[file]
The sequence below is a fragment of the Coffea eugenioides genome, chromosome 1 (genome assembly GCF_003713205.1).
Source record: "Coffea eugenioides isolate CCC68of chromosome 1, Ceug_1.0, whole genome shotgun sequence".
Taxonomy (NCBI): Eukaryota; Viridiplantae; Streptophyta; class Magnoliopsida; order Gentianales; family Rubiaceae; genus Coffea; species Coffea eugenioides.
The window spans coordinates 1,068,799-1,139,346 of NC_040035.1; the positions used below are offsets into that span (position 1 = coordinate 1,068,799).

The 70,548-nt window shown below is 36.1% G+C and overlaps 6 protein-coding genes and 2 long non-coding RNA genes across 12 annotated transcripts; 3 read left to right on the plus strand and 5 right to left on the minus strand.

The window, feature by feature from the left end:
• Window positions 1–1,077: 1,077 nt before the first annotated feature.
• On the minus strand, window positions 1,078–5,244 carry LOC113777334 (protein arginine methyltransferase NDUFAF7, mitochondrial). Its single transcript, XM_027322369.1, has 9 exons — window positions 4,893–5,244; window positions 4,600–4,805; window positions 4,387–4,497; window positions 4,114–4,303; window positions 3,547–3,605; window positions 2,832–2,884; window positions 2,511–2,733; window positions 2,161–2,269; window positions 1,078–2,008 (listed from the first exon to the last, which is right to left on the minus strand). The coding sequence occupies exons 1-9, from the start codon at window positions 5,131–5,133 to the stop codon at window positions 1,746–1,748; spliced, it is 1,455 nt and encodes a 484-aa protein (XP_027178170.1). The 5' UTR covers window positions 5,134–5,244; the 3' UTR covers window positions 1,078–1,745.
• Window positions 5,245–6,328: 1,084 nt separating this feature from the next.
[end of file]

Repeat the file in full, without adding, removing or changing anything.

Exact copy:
The sequence below is a fragment of the Coffea eugenioides genome, chromosome 1 (genome assembly GCF_003713205.1).
Source record: "Coffea eugenioides isolate CCC68of chromosome 1, Ceug_1.0, whole genome shotgun sequence".
Taxonomy (NCBI): Eukaryota; Viridiplantae; Streptophyta; class Magnoliopsida; order Gentianales; family Rubiaceae; genus Coffea; species Coffea eugenioides.
The window spans coordinates 1,068,799-1,139,346 of NC_040035.1; the positions used below are offsets into that span (position 1 = coordinate 1,068,799).

The 70,548-nt window shown below is 36.1% G+C and overlaps 6 protein-coding genes and 2 long non-coding RNA genes across 12 annotated transcripts; 3 read left to right on the plus strand and 5 right to left on the minus strand.

The window, feature by feature from the left end:
• Window positions 1–1,077: 1,077 nt before the first annotated feature.
• On the minus strand, window positions 1,078–5,244 carry LOC113777334 (protein arginine methyltransferase NDUFAF7, mitochondrial). Its single transcript, XM_027322369.1, has 9 exons — window positions 4,893–5,244; window positions 4,600–4,805; window positions 4,387–4,497; window positions 4,114–4,303; window positions 3,547–3,605; window positions 2,832–2,884; window positions 2,511–2,733; window positions 2,161–2,269; window positions 1,078–2,008 (listed from the first exon to the last, which is right to left on the minus strand). The coding sequence occupies exons 1-9, from the start codon at window positions 5,131–5,133 to the stop codon at window positions 1,746–1,748; spliced, it is 1,455 nt and encodes a 484-aa protein (XP_027178170.1). The 5' UTR covers window positions 5,134–5,244; the 3' UTR covers window positions 1,078–1,745.
• Window positions 5,245–6,328: 1,084 nt separating this feature from the next.